Biology: The SAT Subject Test is offered in Biology Ecological and Biology Molecular. It is upon the student to decide whether he/she wants to opt for Biology Ecological (or Biology-E which leans more toward biological communities, populations, and energy flow) or Biology Molecular (or Biology-M which focuses more on biochemistry, cellular structure and processes, such as respiration and photosynthesis).
It comprises of 80 questions which are to be answered in 60 minutes. Also, 60 of the 80 questions are common to both Biology E and M, followed by 20 specialized questions for each section.
Content | Approximate % of Test | |
---|---|---|
E | M | |
Cellular and molecular biology Cell structure and organization, mitosis, photosynthesis, cellular respiration, enzymes, biosynthesis, biological chemistry |
15% | 27% |
Ecology Energy flow, nutrient cycles, populations, communities, ecosystems, biomes, conservation biology, biodiversity, effects of human intervention |
23% | 13% |
Genetics Meiosis, Mendelian genetics, inheritance patterns, molecular genetics, population genetics |
15% | 20% |
Organismal biology Structure, function, and development of organisms (with emphasis on plants and animals), animal behavior |
25% | 25% |
Evolution and diversity Origin of life, evidence of evolution, patterns of evolution, natural selection, speciation, classification and diversity of organisms |
22% | 15% |
It is advisable to take the Chemistry Subject Test if a student is interested in studying science or engineering in college. This test comprises of 85 questions which are to be answered in 60 minutes.
Content | Approximate % of Test |
---|---|
Structure of matter Atomic Structure, including experimental evidence of atomic structure, quantum numbers and energy levels (orbitals), electron configurations, periodic trends Molecular Structure, including Lewis structures, three-dimensional molecular shapes, polarity Bonding, including ionic, covalent, and metallic bonds, relationships of bonding to properties and structures; intermolecular forces such as hydrogen bonding, dipole-dipole forces, dispersion (London) forces |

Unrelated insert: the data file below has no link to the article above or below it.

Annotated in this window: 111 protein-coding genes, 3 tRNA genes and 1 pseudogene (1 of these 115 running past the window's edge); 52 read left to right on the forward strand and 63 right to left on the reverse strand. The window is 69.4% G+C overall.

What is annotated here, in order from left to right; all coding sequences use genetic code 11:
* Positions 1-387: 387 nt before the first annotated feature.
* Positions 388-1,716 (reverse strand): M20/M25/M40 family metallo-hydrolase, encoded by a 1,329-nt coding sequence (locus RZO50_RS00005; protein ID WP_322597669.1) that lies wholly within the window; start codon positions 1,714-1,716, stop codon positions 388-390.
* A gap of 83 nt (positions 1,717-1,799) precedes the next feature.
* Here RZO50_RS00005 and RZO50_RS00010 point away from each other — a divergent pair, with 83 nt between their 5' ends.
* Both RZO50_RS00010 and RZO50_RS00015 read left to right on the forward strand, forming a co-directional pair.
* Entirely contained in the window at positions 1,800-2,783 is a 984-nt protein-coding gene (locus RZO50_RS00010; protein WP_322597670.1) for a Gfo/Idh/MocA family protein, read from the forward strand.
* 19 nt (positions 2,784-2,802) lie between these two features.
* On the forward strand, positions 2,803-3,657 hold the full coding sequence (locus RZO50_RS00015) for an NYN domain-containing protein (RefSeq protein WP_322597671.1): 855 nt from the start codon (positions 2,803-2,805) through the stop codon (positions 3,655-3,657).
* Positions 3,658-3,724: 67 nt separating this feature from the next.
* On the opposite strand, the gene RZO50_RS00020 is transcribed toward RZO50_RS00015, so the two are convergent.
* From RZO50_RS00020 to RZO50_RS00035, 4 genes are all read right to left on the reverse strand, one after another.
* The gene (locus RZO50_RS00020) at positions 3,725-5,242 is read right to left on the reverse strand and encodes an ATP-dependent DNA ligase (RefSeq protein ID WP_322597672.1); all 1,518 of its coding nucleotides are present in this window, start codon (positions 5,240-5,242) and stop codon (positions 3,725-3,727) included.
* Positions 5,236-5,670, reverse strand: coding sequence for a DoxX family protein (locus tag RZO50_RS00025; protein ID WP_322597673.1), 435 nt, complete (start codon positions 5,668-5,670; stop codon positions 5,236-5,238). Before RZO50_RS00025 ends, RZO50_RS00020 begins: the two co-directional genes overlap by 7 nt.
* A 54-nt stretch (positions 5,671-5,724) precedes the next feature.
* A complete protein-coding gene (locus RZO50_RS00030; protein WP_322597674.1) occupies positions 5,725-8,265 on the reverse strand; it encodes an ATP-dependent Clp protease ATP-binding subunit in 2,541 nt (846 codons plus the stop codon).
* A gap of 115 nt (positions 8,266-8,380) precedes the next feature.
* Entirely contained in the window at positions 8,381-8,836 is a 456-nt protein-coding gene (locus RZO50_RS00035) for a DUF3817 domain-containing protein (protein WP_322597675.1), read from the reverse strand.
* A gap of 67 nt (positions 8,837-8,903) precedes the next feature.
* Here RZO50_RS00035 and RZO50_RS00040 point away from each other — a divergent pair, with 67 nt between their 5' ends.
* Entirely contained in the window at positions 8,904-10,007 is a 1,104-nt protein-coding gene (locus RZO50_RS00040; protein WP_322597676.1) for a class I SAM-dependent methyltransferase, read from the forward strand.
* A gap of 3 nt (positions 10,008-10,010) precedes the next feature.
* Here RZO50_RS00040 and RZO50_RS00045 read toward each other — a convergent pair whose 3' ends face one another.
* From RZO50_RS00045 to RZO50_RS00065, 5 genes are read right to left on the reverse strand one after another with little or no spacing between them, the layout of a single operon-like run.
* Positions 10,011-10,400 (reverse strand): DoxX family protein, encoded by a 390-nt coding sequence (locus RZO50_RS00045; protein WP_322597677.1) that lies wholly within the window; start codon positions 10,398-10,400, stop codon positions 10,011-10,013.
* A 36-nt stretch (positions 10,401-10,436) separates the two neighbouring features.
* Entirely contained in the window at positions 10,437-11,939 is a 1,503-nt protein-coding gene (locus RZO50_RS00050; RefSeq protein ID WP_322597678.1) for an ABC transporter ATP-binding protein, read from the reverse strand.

25% |
States of matter Gases, including the kinetic molecular theory, gas law relationships, molar volumes, density, and stoichiometry Liquids and Solids, including intermolecular forces in liquids and solids, types of solids, phase changes, and phase diagrams Solutions, including molarity and percent by mass concentrations, solution preparation and stoichiometry, factors affecting solubility of solids, liquids, and gases, qualitative aspects of colligative properties |
16% |
Reaction types Acids and Bases, including Brønsted-Lowry theory, strong and weak acids and bases, pH, titrations, indicators Oxidation-Reduction, including recognition of oxidation-reduction reactions, combustion, oxidation numbers, use of activity seriesPrecipitation, including basic solubility rules |
14% |
Stoichiometry Mole Concept including molar mass, Avogadro’s number, empirical and molecular formulas Chemical Equations, including the balancing of equations, stoichiometric calculations, percent yield, and limiting reactants |
14% |
Equilibrium and reaction rates Equilibrium Systems, including factors affecting position of equilibrium (LeChâtelier's principle) in gaseous and aqueous systems, equilibrium constants, and equilibrium expressions Rates of Reactions, including factors affecting reaction rates, potential energy diagrams, activation energies |
5% |
Thermochemistry Including conservation of energy, calorimetry and specific heats, enthalpy (heat) changes associated with phase changes and chemical reactions, heating and cooling curves, entropy |